But mostly I thank you all for just listening to me vent.  It's so hard to deal with this sometimes. And I really feel like I have no one to talk to sometimes.  Worse yet I have 5 other children, and I feel like I'm letting them down some days because I have to spend so much time dealing with their sister's issues.



 

Diane - posted on 01/21/2009

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Lori, its funny u said your son was bored.  i have asked my son why he can't behave in school months ago and he simply stated to me, I'm bored.  I have talked and asked around.  My sister had the same problem with her son when he was in first grade. she enrolled him in more after school things and he is now in 3rd grade and is doing fine.  My cousin's wife had is having the same problem now with her son and he is 8.  in all cases the teachers were quick to say add and stated that the child needed meds.  my cousin's son is on meds and at a cook out the poor kid kept saying he was tired and sleepy.  he meds turned him into this  tired, withdrawn child who just wanted to sit in his room.  i am avoiding drugs at all cost... thanks

Lori - posted on 01/21/2009

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I just wanted to add a few thoughts from my experience.  No one knows your child as you do.  You have to believe in your own intuition.  Listen to your gut.  It will tell you what is right for you and your child.



Not all "professionals," whether that be school counselors, pediatricians, behavioral psychologists, or child psychiatrists, know what they are talking about.  You have to work hard to find the doctors and therapists that will work for you AND your child.  Talk to people around you--get referrals--listen to their experiences.  Don't be afraid to tell a doctor that you don't agree with him/her.



There are many psychological issues that mirror the same types of behaviors.  Educators are quick to jump to ADHD.  This is where it is important to listen to your gut.



Have him tested at the school!  I have a son (NOT the behaviorally challenged child) who was having a hard time in 1st grade.  The teacher was adamant that he had behavioral challenges.  I was adamant that he did not and demanded that they test him.  Turns out he has a 99th percentile processing speed (that means that he can process information in his brain faster than 99% of the children his age), and he was bored to death!



Educate yourself!  And be your son's advocate.  No one else will.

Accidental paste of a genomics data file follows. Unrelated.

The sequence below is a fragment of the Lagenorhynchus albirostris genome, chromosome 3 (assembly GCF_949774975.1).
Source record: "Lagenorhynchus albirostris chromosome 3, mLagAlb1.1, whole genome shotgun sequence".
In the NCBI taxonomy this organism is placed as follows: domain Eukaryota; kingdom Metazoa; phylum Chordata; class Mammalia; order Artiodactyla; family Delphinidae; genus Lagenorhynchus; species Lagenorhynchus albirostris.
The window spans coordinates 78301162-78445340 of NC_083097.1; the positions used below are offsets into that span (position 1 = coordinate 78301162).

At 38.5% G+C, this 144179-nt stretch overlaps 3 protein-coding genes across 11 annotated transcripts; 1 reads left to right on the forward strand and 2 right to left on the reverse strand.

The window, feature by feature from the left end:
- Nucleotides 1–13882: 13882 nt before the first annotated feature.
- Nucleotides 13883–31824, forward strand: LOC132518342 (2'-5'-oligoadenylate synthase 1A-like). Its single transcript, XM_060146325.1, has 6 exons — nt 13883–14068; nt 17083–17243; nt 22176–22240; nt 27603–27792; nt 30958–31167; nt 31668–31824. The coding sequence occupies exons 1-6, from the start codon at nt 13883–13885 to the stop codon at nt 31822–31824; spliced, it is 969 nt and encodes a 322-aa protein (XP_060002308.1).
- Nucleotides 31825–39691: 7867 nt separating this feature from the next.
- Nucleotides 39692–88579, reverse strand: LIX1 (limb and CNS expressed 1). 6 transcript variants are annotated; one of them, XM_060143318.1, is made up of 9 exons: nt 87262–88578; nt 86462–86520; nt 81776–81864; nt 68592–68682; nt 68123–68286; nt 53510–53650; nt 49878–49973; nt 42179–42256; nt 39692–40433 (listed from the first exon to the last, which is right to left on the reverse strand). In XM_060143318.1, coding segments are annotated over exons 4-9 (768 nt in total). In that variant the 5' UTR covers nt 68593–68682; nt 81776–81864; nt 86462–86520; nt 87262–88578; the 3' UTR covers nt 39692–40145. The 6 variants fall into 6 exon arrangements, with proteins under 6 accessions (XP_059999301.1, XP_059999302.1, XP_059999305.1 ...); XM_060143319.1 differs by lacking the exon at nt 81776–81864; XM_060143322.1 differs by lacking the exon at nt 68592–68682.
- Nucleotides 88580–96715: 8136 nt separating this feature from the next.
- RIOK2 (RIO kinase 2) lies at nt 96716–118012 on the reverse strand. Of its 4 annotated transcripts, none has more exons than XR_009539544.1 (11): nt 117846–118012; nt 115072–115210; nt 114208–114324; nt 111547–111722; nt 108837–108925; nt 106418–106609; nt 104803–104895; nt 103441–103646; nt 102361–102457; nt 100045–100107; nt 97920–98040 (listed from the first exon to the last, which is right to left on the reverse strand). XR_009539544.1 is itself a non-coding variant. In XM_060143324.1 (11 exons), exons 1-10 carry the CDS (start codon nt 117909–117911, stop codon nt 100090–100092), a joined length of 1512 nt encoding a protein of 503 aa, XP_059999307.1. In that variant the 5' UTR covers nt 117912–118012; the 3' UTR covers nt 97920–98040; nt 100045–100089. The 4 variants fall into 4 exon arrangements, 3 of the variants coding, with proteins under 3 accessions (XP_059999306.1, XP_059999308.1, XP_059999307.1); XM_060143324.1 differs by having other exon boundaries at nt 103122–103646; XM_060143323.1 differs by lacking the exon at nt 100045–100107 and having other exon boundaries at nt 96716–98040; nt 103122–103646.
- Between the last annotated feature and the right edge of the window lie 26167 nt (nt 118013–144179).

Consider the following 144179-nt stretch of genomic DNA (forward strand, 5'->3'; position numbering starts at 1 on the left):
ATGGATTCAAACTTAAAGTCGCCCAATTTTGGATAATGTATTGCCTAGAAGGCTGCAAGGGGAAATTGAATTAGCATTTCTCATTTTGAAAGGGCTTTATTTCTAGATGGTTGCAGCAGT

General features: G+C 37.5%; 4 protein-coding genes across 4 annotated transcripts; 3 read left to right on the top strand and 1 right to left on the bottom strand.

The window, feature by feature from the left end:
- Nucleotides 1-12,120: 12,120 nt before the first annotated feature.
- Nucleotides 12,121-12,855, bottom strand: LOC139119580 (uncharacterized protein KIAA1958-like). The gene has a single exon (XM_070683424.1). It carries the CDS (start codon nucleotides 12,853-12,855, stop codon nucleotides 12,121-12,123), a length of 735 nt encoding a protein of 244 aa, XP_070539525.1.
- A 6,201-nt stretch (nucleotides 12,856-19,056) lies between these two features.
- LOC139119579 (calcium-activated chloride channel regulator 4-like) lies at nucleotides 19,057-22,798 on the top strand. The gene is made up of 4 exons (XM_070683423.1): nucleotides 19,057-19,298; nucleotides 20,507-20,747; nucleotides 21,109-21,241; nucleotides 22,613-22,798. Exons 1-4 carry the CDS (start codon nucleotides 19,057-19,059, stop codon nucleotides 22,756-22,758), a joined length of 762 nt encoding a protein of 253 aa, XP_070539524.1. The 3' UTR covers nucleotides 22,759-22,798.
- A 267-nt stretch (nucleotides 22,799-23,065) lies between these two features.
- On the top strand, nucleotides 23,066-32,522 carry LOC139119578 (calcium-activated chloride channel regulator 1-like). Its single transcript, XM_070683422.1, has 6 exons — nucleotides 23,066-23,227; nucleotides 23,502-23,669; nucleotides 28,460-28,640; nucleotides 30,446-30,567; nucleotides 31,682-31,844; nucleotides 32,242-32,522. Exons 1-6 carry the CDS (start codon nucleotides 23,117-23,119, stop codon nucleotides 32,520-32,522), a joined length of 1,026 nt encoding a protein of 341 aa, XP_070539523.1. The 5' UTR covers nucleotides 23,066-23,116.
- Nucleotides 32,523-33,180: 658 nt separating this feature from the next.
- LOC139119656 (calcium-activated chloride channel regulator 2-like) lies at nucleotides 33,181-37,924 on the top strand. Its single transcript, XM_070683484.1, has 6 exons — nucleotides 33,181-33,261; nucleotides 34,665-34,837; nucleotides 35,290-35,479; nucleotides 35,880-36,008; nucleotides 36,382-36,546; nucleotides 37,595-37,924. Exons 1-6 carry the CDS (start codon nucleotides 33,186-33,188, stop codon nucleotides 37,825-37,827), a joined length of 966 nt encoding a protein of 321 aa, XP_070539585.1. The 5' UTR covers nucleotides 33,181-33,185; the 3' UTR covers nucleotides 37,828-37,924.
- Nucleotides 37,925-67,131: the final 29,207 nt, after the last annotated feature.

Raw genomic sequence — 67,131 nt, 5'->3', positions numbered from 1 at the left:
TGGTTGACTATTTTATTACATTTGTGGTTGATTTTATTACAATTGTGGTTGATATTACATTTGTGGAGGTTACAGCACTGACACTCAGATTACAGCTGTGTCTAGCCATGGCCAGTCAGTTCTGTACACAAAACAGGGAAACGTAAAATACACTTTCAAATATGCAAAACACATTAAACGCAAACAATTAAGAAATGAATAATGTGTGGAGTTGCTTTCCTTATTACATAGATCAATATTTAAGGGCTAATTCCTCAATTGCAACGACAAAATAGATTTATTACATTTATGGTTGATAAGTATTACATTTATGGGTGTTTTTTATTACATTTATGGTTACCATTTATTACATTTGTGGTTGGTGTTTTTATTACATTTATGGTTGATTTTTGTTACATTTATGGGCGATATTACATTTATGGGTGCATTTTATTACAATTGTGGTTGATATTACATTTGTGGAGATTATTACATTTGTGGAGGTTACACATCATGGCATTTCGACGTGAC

Lori - posted on 01/21/2009

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I just wanted to add a few thoughts from my experience.  No one knows your child as you do.  You have to believe in your own intuition.  Listen to your gut.  It will tell you what is right for you and your child.



Not all "professionals," whether that be school counselors, pediatricians, behavioral psychologists, or child psychiatrists, know what they are talking about.  You have to work hard to find the doctors and therapists that will work for you AND your child.  Talk to people around you--get referrals--listen to their experiences.  Don't be afraid to tell a doctor that you don't agree with him/her.



There are many psychological issues that mirror the same types of behaviors.  Educators are quick to jump to ADHD.  This is where it is important to listen to your gut.



Have him tested at the school!  I have a son (NOT the behaviorally challenged child) who was having a hard time in 1st grade.  The teacher was adamant that he had behavioral challenges.  I was adamant that he did not and demanded that they test him.  Turns out he has a 99th percentile processing speed (that means that he can process information in his brain faster than 99% of the children his age), and he was bored to death!



Educate yourself!  And be your son's advocate.  No one else will.

Nancy - posted on 01/21/2009

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Quoting Diane:

ADD? ADHD?

Anyone, someone.. help.
I have a 6 year old boy who for the most part behaves at home. he is an only child. his teacher is struggling with him. he wont listen to her, he wont do his home work for her and he wont sit still. his dr doesnt think he is ADD but the school counsler does. i have told them that i think he sees school as social hour and i know he doesnt really care for his teacher.
ps i have changed his diet, no processed food, very little red meat, mostly fish and shrimp, veggies and fruits.

how can i help him? any thoughts or suggestions would be appreciated.



Ask the teacher if she will please start a behavior chart.  Ask her to write down everything that he does along with what caused the bahavior, the time of day it took place, how she as the teacher handled it and his response to it.  For example...The Antecedent could be "there is another child that continued to yell"  the behavior (from your son) could have been "he immediatley started squirming or jittering in his seat" and the consequence could be "his teacher said, please sit still".  If this chart is continued for several days, this will  help determine a pattern.  This could help determine if there is an issue with too much stimulation for him.  After you determine this, you could maybe see your Pediatrician again show him/her this information and maybe they will give you a referral to an occupational therapist.  The therapist should be able to determine if it is a sensory issue(over stimulation) or something else such as ADD or ADHD.  It could simply be just how his little brain is trying to adjust to certain stimuli.